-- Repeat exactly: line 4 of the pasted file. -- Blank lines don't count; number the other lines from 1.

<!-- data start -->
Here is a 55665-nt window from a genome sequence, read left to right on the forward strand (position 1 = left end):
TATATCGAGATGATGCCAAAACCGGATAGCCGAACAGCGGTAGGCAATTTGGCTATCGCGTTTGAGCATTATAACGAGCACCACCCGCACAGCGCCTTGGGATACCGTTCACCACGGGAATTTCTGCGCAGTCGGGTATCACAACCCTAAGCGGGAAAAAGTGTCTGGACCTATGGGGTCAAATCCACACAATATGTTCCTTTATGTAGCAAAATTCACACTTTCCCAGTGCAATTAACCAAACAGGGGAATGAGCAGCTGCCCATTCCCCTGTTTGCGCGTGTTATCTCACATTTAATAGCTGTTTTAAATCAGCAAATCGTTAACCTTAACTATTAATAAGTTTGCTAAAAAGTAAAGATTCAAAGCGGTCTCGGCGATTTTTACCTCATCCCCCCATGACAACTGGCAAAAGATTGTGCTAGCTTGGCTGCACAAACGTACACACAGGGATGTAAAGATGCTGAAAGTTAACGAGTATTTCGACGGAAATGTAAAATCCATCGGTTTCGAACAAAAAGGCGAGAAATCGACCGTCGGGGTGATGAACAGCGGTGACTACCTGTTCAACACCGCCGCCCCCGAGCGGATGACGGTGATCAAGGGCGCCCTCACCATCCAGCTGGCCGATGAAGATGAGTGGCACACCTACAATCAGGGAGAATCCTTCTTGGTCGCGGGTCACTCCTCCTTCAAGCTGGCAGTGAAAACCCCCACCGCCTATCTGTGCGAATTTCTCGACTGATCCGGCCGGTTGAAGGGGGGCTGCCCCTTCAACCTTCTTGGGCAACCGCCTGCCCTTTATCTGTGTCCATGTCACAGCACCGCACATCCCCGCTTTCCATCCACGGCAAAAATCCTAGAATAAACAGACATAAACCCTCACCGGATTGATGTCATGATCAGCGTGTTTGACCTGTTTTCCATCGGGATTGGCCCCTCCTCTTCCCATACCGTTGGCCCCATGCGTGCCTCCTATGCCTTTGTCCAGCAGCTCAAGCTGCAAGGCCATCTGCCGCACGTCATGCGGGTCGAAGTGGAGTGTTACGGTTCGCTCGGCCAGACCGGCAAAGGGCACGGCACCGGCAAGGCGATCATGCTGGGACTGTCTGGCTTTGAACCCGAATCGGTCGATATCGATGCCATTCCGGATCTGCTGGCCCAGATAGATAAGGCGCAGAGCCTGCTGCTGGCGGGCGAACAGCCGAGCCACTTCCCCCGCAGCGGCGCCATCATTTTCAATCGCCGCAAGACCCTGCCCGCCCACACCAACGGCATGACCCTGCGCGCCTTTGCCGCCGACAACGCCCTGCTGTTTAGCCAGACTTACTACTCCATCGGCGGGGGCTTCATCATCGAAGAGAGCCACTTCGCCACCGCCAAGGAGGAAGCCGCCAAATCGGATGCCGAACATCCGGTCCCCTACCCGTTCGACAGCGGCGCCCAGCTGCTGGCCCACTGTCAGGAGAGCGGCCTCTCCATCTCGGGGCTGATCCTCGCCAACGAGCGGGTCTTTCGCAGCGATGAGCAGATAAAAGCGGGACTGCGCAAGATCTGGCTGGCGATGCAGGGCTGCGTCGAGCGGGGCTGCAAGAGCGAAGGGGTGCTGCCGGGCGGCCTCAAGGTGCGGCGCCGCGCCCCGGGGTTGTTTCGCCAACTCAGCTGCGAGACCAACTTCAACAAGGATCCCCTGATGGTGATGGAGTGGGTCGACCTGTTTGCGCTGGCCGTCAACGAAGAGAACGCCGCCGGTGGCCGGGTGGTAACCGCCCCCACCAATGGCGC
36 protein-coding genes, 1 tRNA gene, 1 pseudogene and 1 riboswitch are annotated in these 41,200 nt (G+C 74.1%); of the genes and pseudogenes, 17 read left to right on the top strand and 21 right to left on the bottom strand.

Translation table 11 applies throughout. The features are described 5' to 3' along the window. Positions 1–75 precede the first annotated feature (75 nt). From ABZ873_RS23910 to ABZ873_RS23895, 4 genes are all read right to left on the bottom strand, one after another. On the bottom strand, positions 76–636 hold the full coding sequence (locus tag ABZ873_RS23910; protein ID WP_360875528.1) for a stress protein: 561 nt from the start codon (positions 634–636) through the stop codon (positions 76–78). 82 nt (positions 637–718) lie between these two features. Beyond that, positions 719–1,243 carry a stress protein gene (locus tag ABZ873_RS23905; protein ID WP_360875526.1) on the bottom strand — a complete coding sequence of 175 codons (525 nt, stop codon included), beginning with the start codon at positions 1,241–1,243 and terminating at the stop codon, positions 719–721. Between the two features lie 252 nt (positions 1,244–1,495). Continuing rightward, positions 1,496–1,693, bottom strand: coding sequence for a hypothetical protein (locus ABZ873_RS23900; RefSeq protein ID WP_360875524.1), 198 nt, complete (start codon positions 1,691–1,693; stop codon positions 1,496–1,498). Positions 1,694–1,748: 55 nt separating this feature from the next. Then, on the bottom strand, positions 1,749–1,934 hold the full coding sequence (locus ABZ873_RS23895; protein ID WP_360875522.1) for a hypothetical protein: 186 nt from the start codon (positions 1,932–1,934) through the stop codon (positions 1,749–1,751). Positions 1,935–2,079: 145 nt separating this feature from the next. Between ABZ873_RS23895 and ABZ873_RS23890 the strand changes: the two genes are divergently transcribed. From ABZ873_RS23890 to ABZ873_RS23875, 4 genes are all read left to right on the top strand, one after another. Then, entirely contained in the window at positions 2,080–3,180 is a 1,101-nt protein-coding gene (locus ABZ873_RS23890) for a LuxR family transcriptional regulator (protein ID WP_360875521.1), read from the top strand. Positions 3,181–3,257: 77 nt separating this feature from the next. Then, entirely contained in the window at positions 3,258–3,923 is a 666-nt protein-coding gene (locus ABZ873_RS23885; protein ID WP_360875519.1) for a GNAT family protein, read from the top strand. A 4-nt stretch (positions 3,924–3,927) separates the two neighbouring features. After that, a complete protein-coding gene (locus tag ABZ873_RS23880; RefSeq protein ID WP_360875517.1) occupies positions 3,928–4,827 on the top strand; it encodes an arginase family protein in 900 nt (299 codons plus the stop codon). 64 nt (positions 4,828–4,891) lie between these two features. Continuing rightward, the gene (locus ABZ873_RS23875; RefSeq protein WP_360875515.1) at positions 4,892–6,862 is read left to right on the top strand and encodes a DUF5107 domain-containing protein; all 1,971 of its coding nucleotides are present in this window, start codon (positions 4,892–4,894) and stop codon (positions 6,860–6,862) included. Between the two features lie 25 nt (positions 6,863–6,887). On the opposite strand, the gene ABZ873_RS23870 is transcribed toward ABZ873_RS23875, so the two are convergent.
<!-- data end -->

Translation table 11 applies throughout. The features are described 5' to 3' along the window. Positions 1–75 precede the first annotated feature (75 nt). From ABZ873_RS23910 to ABZ873_RS23895, 4 genes are all read right to left on the bottom strand, one after another. On the bottom strand, positions 76–636 hold the full coding sequence (locus tag ABZ873_RS23910; protein ID WP_360875528.1) for a stress protein: 561 nt from the start codon (positions 634–636) through the stop codon (positions 76–78). 82 nt (positions 637–718) lie between these two features. Beyond that, positions 719–1,243 carry a stress protein gene (locus tag ABZ873_RS23905; protein ID WP_360875526.1) on the bottom strand — a complete coding sequence of 175 codons (525 nt, stop codon included), beginning with the start codon at positions 1,241–1,243 and terminating at the stop codon, positions 719–721. Between the two features lie 252 nt (positions 1,244–1,495). Continuing rightward, positions 1,496–1,693, bottom strand: coding sequence for a hypothetical protein (locus ABZ873_RS23900; RefSeq protein ID WP_360875524.1), 198 nt, complete (start codon positions 1,691–1,693; stop codon positions 1,496–1,498). Positions 1,694–1,748: 55 nt separating this feature from the next. Then, on the bottom strand, positions 1,749–1,934 hold the full coding sequence (locus ABZ873_RS23895; protein ID WP_360875522.1) for a hypothetical protein: 186 nt from the start codon (positions 1,932–1,934) through the stop codon (positions 1,749–1,751). Positions 1,935–2,079: 145 nt separating this feature from the next. Between ABZ873_RS23895 and ABZ873_RS23890 the strand changes: the two genes are divergently transcribed. From ABZ873_RS23890 to ABZ873_RS23875, 4 genes are all read left to right on the top strand, one after another. Then, entirely contained in the window at positions 2,080–3,180 is a 1,101-nt protein-coding gene (locus ABZ873_RS23890) for a LuxR family transcriptional regulator (protein ID WP_360875521.1), read from the top strand. Positions 3,181–3,257: 77 nt separating this feature from the next. Then, entirely contained in the window at positions 3,258–3,923 is a 666-nt protein-coding gene (locus ABZ873_RS23885; protein ID WP_360875519.1) for a GNAT family protein, read from the top strand. A 4-nt stretch (positions 3,924–3,927) separates the two neighbouring features. After that, a complete protein-coding gene (locus tag ABZ873_RS23880; RefSeq protein ID WP_360875517.1) occupies positions 3,928–4,827 on the top strand; it encodes an arginase family protein in 900 nt (299 codons plus the stop codon). 64 nt (positions 4,828–4,891) lie between these two features. Continuing rightward, the gene (locus ABZ873_RS23875; RefSeq protein WP_360875515.1) at positions 4,892–6,862 is read left to right on the top strand and encodes a DUF5107 domain-containing protein; all 1,971 of its coding nucleotides are present in this window, start codon (positions 4,892–4,894) and stop codon (positions 6,860–6,862) included. Between the two features lie 25 nt (positions 6,863–6,887). On the opposite strand, the gene ABZ873_RS23870 is transcribed toward ABZ873_RS23875, so the two are convergent.